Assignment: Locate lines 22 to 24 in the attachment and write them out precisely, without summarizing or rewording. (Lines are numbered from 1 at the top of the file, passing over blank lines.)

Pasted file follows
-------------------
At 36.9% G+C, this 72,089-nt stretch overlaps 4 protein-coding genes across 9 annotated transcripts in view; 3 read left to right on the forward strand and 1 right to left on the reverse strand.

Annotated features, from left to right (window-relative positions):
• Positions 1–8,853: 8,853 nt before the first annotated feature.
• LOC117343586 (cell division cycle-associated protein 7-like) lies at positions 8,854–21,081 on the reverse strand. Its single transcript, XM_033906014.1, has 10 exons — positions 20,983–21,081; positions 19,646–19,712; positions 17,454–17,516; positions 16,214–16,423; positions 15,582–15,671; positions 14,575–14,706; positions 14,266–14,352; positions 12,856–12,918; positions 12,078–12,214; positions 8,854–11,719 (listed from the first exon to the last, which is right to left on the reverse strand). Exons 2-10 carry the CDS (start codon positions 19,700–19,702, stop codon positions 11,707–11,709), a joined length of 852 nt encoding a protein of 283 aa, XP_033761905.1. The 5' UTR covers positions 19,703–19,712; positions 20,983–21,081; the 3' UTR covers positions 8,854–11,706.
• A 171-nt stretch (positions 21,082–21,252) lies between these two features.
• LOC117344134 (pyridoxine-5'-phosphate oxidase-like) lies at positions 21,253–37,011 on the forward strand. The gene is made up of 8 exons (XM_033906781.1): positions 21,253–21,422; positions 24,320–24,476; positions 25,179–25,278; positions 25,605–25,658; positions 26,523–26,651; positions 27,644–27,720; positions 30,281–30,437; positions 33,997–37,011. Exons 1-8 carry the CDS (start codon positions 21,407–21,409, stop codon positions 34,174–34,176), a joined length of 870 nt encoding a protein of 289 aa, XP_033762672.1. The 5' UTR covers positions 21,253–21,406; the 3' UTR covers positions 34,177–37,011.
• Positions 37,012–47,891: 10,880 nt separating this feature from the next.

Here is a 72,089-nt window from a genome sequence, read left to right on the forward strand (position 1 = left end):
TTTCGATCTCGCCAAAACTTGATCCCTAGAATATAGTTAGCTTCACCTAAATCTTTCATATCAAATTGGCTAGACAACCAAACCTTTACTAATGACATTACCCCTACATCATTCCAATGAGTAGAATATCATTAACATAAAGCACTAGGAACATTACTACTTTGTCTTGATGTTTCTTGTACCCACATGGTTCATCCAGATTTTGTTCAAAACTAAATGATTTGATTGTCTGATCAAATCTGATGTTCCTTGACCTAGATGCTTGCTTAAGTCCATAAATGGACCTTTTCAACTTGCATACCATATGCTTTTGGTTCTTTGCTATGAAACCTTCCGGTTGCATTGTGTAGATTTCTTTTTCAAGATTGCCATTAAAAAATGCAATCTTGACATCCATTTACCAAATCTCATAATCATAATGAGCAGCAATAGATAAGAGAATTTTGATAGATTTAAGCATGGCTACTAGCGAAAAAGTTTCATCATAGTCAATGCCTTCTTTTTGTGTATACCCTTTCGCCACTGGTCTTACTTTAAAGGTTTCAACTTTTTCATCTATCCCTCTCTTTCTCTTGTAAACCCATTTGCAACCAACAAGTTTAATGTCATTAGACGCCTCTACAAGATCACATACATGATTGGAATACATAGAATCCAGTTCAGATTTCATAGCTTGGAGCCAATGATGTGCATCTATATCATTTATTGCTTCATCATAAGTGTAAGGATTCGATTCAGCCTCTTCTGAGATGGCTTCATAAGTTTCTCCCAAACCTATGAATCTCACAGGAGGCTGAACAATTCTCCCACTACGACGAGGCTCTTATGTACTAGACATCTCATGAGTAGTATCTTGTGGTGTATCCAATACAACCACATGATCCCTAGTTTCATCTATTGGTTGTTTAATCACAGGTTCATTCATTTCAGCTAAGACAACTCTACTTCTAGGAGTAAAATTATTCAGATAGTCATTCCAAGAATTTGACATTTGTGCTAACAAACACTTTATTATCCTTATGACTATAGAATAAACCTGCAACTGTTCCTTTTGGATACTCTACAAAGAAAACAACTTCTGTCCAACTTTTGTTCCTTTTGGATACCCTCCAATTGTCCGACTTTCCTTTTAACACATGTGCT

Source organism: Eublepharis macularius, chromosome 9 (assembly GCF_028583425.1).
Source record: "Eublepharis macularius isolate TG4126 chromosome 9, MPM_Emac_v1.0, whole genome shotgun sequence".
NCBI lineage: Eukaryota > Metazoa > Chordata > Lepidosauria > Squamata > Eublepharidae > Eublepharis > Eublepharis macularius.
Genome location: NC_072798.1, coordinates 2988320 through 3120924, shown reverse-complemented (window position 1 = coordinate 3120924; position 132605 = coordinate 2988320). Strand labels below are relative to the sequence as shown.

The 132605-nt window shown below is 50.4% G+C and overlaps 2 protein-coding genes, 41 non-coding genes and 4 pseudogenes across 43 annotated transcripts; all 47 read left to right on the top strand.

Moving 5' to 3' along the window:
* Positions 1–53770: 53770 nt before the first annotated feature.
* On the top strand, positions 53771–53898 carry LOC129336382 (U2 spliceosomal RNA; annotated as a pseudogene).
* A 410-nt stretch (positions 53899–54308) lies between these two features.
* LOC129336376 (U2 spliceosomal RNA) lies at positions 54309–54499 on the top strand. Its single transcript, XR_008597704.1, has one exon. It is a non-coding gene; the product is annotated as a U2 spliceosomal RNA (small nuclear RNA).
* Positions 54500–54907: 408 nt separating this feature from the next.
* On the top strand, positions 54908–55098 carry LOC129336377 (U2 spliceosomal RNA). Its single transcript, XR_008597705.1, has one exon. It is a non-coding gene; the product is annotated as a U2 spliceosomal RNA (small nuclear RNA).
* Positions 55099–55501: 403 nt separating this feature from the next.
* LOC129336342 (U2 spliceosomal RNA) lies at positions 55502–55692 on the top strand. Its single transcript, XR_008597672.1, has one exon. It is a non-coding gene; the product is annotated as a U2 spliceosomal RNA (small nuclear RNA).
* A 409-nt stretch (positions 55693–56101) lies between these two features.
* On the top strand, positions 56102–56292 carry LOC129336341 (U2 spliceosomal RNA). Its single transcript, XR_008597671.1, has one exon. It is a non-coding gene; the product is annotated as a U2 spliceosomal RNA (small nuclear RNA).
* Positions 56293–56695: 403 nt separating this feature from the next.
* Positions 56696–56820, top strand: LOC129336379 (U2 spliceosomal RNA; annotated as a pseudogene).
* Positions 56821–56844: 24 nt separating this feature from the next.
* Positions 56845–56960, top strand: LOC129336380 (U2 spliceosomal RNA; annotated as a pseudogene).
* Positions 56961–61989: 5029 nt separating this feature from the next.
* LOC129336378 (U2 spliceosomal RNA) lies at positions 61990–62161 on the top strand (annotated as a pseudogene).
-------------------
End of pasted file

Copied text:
* Positions 55099–55501: 403 nt separating this feature from the next.
* LOC129336342 (U2 spliceosomal RNA) lies at positions 55502–55692 on the top strand. Its single transcript, XR_008597672.1, has one exon. It is a non-coding gene; the product is annotated as a U2 spliceosomal RNA (small nuclear RNA).
* A 409-nt stretch (positions 55693–56101) lies between these two features.